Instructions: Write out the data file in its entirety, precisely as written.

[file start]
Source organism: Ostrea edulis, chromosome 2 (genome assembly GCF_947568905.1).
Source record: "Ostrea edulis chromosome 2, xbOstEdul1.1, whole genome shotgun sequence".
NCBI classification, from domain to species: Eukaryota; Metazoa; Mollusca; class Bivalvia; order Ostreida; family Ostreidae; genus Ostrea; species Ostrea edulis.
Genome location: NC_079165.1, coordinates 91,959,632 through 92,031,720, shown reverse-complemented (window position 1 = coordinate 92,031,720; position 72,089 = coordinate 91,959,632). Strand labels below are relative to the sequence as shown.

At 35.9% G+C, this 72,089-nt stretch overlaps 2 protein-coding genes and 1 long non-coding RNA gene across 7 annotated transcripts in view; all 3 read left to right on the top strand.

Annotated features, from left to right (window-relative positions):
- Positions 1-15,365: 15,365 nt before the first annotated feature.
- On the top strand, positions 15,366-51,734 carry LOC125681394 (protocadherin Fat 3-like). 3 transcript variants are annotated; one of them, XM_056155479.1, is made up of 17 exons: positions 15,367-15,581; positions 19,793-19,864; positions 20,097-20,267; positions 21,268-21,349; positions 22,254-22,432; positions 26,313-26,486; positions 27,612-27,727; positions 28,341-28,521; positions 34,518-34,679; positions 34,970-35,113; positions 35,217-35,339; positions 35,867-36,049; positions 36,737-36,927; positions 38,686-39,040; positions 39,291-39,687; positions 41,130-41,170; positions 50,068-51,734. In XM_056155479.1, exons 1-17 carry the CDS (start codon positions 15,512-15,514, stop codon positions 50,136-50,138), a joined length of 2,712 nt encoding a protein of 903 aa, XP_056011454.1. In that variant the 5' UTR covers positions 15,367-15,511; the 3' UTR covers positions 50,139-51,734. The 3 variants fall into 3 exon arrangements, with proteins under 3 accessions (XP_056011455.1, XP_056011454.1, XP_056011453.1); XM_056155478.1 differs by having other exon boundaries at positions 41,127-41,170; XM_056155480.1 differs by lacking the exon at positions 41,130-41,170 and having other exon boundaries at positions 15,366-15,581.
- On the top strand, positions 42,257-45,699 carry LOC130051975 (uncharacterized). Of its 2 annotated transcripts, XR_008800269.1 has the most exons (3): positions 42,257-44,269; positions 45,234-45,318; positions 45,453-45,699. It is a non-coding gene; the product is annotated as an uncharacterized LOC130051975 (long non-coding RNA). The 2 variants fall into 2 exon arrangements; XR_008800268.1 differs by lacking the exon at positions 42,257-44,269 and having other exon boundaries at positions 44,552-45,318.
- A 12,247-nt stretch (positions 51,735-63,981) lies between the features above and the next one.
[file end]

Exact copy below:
Source organism: Ostrea edulis, chromosome 2 (genome assembly GCF_947568905.1).
Source record: "Ostrea edulis chromosome 2, xbOstEdul1.1, whole genome shotgun sequence".
NCBI classification, from domain to species: Eukaryota; Metazoa; Mollusca; class Bivalvia; order Ostreida; family Ostreidae; genus Ostrea; species Ostrea edulis.
Genome location: NC_079165.1, coordinates 91,959,632 through 92,031,720, shown reverse-complemented (window position 1 = coordinate 92,031,720; position 72,089 = coordinate 91,959,632). Strand labels below are relative to the sequence as shown.

At 35.9% G+C, this 72,089-nt stretch overlaps 2 protein-coding genes and 1 long non-coding RNA gene across 7 annotated transcripts in view; all 3 read left to right on the top strand.

Annotated features, from left to right (window-relative positions):
- Positions 1-15,365: 15,365 nt before the first annotated feature.
- On the top strand, positions 15,366-51,734 carry LOC125681394 (protocadherin Fat 3-like). 3 transcript variants are annotated; one of them, XM_056155479.1, is made up of 17 exons: positions 15,367-15,581; positions 19,793-19,864; positions 20,097-20,267; positions 21,268-21,349; positions 22,254-22,432; positions 26,313-26,486; positions 27,612-27,727; positions 28,341-28,521; positions 34,518-34,679; positions 34,970-35,113; positions 35,217-35,339; positions 35,867-36,049; positions 36,737-36,927; positions 38,686-39,040; positions 39,291-39,687; positions 41,130-41,170; positions 50,068-51,734. In XM_056155479.1, exons 1-17 carry the CDS (start codon positions 15,512-15,514, stop codon positions 50,136-50,138), a joined length of 2,712 nt encoding a protein of 903 aa, XP_056011454.1. In that variant the 5' UTR covers positions 15,367-15,511; the 3' UTR covers positions 50,139-51,734. The 3 variants fall into 3 exon arrangements, with proteins under 3 accessions (XP_056011455.1, XP_056011454.1, XP_056011453.1); XM_056155478.1 differs by having other exon boundaries at positions 41,127-41,170; XM_056155480.1 differs by lacking the exon at positions 41,130-41,170 and having other exon boundaries at positions 15,366-15,581.
- On the top strand, positions 42,257-45,699 carry LOC130051975 (uncharacterized). Of its 2 annotated transcripts, XR_008800269.1 has the most exons (3): positions 42,257-44,269; positions 45,234-45,318; positions 45,453-45,699. It is a non-coding gene; the product is annotated as an uncharacterized LOC130051975 (long non-coding RNA). The 2 variants fall into 2 exon arrangements; XR_008800268.1 differs by lacking the exon at positions 42,257-44,269 and having other exon boundaries at positions 44,552-45,318.
- A 12,247-nt stretch (positions 51,735-63,981) lies between the features above and the next one.